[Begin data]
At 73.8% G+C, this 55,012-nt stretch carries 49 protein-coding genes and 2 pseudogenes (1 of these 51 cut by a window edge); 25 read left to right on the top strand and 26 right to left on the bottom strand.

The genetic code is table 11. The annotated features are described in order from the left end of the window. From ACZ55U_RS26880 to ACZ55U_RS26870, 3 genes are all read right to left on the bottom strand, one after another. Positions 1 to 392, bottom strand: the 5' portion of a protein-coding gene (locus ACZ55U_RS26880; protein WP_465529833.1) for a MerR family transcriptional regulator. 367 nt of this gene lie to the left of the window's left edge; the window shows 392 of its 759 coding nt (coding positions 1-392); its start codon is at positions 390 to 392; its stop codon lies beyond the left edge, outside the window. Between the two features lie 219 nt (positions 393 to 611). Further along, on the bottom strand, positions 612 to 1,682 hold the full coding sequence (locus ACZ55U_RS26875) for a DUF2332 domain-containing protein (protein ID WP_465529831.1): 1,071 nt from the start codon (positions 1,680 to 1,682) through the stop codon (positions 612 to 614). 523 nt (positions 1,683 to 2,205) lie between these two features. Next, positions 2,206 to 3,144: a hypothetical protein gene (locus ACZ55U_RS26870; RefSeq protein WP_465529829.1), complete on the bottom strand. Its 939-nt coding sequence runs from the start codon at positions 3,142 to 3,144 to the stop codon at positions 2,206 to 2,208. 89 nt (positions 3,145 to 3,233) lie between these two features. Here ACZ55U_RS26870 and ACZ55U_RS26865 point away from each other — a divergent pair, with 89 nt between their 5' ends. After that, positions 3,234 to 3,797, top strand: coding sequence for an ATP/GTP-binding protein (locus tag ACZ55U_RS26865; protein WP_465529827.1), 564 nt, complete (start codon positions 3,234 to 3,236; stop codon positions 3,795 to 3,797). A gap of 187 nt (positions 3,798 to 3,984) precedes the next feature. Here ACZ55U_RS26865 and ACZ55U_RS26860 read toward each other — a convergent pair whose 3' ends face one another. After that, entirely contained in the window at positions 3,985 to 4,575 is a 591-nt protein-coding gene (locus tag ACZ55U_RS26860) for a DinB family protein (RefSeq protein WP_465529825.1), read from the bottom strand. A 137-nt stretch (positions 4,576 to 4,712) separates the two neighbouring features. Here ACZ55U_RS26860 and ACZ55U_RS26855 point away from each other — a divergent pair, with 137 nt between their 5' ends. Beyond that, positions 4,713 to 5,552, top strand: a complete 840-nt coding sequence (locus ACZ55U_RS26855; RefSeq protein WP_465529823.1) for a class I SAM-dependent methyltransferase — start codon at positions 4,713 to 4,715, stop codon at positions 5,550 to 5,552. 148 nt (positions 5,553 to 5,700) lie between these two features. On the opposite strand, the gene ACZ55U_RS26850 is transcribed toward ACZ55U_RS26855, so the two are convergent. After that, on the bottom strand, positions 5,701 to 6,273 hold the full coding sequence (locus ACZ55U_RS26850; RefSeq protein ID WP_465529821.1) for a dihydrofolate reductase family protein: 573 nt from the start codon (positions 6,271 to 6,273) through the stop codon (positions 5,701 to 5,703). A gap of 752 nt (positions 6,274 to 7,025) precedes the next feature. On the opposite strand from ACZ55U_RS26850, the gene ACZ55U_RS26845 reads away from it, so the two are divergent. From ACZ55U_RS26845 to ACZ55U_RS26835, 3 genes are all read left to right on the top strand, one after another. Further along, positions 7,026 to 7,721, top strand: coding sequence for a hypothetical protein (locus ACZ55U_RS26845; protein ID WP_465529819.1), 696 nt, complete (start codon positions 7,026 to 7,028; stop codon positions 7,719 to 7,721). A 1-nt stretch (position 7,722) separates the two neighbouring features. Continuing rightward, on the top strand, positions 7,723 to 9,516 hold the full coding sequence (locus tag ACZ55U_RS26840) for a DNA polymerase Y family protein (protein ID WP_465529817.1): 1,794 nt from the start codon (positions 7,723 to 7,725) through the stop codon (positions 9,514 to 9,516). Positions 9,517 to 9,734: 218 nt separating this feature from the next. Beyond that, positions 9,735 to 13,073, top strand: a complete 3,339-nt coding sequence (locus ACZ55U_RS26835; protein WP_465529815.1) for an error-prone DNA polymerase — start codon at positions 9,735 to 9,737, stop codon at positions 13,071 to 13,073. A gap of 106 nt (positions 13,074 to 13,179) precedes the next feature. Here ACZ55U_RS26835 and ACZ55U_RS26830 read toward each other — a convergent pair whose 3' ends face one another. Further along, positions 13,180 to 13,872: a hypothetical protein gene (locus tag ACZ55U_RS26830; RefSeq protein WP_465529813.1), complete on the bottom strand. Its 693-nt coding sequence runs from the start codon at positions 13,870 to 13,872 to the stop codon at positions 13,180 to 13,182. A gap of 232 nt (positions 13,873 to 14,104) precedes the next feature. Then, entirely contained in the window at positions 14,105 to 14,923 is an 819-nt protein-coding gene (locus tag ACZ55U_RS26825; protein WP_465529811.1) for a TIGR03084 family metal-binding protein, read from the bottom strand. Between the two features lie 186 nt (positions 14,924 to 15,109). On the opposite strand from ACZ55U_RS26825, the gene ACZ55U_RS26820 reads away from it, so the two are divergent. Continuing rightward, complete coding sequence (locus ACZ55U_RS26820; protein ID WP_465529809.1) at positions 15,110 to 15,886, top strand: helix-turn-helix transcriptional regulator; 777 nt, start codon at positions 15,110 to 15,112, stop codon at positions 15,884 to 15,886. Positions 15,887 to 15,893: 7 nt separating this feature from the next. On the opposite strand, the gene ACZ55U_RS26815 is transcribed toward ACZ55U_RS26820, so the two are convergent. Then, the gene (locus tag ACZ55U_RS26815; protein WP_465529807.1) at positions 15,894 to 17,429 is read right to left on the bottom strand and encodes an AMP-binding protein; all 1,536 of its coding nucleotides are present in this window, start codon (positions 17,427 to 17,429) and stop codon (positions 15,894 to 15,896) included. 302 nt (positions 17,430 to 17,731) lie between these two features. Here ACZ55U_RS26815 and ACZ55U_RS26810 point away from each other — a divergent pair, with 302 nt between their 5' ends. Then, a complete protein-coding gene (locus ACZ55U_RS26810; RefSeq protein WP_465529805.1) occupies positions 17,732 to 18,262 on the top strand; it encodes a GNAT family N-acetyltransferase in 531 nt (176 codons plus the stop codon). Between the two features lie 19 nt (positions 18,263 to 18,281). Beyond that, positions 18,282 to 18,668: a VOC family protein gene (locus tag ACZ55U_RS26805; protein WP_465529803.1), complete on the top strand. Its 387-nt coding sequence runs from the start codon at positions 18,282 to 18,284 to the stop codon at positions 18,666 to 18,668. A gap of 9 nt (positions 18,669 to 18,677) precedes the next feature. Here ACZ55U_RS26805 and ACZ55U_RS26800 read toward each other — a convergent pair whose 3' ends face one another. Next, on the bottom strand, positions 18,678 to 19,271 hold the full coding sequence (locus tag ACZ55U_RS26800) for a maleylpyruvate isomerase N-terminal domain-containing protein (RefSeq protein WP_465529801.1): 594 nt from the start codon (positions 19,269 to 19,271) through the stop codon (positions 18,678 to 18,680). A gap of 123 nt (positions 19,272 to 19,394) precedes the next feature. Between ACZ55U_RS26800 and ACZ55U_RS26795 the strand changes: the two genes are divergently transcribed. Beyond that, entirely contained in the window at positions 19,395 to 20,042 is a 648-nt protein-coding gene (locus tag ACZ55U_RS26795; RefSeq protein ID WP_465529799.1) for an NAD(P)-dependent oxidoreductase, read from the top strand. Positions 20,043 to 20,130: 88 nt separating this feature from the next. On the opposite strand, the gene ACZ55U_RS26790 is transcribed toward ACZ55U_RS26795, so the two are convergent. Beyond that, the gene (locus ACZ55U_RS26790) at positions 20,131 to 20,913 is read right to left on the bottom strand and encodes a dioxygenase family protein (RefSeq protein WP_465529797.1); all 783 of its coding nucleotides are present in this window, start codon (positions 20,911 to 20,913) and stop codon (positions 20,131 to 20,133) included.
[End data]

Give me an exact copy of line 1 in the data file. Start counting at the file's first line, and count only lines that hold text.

At 73.8% G+C, this 55,012-nt stretch carries 49 protein-coding genes and 2 pseudogenes (1 of these 51 cut by a window edge); 25 read left to right on the top strand and 26 right to left on the bottom strand.